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  • Writer's pictureSarah Forgesson

Archipelago Newsletter #1 April 2019

Welcome to the return of the FIRE, ‘Archipelago’ Newsletter. Similar to the previous newsletter, this will be a monthly review and update of events, conferences, opportunities and general news relevant to members of the section and any involved or interested in island research. We welcome all contributions and feedback on the newsletter!

We would like to take the opportunity to thank Dr. Helen Dawson and Dr. Jago Cooper, who initially started FIRE similarly during their PhDs. It would have been much more difficult to start up an island-based research network if it weren’t for the groundwork and good name they laboured over during their time as FIRE coordinators.

We hope to build off what they achieved and use that foundation to take FIRE to similar heights, and further.



On March 11th, FIRE held their first event, where a number of staff and students came to welcome the restart of the Network, with few kind words and anecdotes by Dr. Jago Cooper. The event was intended to outline the intent and future goals of FIRE for the next few years, and to also offer the opportunity for people with similar island interests to begin network and communication. The event was a success, with several suggestions made on potential future talks, seminar series and funding opportunities to allow for further FIRE events. The next FIRE evening lecture is currently being planned by the two PhD coordinators.

Upcoming Talks/Events



Reimagining Captain Cook: Pacific perspectives

29 November 2018 – 4 August 2019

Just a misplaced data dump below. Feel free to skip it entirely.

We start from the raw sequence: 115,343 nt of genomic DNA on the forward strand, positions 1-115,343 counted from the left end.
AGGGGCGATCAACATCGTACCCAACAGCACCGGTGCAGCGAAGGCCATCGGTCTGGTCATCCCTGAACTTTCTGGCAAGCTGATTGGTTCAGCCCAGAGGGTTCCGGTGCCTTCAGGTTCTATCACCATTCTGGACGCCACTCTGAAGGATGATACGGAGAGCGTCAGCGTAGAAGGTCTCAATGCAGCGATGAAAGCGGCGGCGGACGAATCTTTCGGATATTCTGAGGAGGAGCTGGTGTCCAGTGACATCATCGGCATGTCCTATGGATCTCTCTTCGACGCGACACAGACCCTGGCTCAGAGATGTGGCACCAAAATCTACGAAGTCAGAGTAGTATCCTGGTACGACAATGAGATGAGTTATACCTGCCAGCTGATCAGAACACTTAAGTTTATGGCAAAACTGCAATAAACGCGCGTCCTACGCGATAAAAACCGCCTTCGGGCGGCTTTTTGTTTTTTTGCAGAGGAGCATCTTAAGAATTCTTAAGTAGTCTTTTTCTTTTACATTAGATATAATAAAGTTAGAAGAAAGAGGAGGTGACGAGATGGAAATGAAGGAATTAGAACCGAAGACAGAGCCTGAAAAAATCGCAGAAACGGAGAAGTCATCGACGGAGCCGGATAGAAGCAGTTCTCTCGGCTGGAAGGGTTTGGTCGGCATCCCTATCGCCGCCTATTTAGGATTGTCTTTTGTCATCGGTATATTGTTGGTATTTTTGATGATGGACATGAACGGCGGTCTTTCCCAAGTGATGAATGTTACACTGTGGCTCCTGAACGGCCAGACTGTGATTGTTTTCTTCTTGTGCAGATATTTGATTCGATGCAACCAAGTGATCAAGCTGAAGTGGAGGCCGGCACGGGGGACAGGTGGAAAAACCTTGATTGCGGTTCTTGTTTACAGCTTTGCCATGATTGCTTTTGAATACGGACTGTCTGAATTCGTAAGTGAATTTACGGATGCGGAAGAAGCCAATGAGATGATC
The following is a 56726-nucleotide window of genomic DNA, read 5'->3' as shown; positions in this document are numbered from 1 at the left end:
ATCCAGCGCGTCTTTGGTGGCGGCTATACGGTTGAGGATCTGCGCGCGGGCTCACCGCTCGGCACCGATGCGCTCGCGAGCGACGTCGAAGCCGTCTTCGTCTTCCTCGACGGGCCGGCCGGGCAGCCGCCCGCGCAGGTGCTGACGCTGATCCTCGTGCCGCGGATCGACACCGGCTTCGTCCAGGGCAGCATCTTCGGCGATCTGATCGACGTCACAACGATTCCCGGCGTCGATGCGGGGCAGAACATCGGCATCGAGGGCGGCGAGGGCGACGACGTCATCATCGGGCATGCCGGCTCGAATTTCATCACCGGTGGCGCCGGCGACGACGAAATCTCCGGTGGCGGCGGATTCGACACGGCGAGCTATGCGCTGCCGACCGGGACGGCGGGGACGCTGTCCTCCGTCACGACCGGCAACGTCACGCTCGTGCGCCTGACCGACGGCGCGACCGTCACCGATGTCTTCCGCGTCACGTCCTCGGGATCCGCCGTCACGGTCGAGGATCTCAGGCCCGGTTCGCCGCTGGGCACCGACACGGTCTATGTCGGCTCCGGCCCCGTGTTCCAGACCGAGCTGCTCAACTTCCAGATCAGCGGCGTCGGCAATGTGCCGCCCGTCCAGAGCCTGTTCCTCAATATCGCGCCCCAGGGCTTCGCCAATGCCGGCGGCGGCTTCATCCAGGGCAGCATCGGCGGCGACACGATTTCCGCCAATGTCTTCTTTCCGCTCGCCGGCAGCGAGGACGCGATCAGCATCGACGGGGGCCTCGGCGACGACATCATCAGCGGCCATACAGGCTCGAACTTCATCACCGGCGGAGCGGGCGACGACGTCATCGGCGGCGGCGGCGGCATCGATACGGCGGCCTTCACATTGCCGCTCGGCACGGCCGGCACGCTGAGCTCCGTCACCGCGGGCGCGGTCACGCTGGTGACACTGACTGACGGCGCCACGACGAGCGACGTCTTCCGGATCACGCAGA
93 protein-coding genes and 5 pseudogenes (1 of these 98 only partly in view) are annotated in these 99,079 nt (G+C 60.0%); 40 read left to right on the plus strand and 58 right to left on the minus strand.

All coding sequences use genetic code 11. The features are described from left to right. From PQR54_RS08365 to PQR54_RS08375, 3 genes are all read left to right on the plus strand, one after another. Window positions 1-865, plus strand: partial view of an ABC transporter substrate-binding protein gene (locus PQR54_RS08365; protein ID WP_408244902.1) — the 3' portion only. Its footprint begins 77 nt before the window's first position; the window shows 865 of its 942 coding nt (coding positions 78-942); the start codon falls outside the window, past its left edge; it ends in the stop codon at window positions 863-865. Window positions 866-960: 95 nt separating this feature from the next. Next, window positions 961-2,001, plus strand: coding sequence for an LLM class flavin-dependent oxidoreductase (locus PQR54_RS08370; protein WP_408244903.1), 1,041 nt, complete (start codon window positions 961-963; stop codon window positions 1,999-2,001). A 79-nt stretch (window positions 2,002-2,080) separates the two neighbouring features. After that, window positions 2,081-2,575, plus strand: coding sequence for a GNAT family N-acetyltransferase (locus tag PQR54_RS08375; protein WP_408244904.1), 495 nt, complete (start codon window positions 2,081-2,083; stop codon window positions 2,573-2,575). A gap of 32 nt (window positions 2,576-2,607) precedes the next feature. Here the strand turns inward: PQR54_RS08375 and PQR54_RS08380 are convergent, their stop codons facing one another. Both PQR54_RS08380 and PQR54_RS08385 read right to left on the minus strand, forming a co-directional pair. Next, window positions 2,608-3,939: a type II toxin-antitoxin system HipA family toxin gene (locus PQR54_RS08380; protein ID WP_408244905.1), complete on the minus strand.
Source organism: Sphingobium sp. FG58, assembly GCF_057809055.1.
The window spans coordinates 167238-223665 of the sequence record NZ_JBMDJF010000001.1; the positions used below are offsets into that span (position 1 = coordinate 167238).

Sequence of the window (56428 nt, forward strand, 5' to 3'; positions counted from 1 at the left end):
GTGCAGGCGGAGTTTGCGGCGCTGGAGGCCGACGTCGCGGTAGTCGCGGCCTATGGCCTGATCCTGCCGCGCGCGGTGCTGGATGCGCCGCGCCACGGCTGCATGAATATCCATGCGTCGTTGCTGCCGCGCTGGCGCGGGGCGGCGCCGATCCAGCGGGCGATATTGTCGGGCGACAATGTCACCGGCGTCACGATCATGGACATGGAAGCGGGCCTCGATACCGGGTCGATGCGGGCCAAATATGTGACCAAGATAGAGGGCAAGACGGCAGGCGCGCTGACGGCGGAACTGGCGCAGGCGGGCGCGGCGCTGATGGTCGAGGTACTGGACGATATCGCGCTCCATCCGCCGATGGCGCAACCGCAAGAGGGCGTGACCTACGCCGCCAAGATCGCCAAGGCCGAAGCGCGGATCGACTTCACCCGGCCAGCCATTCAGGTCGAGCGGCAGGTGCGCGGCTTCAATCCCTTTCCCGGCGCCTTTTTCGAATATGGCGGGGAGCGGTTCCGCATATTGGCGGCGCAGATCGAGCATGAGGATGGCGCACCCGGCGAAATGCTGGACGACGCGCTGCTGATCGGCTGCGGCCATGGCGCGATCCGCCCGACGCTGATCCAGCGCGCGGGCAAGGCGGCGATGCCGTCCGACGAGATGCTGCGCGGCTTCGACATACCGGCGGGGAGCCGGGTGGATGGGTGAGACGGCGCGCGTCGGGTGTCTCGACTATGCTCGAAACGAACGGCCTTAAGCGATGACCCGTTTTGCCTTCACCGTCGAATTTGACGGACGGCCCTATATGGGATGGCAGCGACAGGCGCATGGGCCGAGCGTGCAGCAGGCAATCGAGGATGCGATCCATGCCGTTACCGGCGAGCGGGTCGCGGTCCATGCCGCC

British Museum

250 years ago James Cook left England on the first of three expeditions to the Pacific Ocean. A skilful navigator, he visited many places new to Europeans and his voyage accounts were widely read and celebrated. Today, his legacy is sometimes debated. In the Pacific, Islanders continue to remember the encounters that occurred, reimagining them in artworks which reflect on their impact. This exhibition explores these Pacific perspectives and displays the work of contemporary Pacific artists, alongside objects collected on the voyages themselves


12 March 2019 – 7 July 2019

Musée du quai Branly, Paris

A must see for those who missed it in London.

Organised by Royal Academy in collaboration with the musée du quai Branly - Jacques Chirac, Paris, and with the participation of the Museum of Archeology and Anthropology of Cambridge, this exhibit Oceania pays tribute, two hundred and fifty years after James Cook's first voyage to the Pacific, to the continent's artistic creations of 25,000 islands. Gathering 170 pieces from public and private collections, including several masterpieces unknown to the general public, the exhibition brushes, from Antiquity to the contemporary period, the story of an art guardian of traditions and traditions. identities repeatedly jostled by trade, colonisation or forced evangelism.



Taíno: Native Heritage and Identity in the Caribbean / Taíno: herencia e identidad indígena en el Caribe.

Smithsonian National Museum of the American Indian, New York.

Exhibition that showcases images of the rural roots and legacy of the Native Taíno peoples through the Spanish-speaking Caribbean. Furthermore, bringing to the forefront imagery that challenges the belief that Native Caribbean peoples became extinct shortly after European colonisation.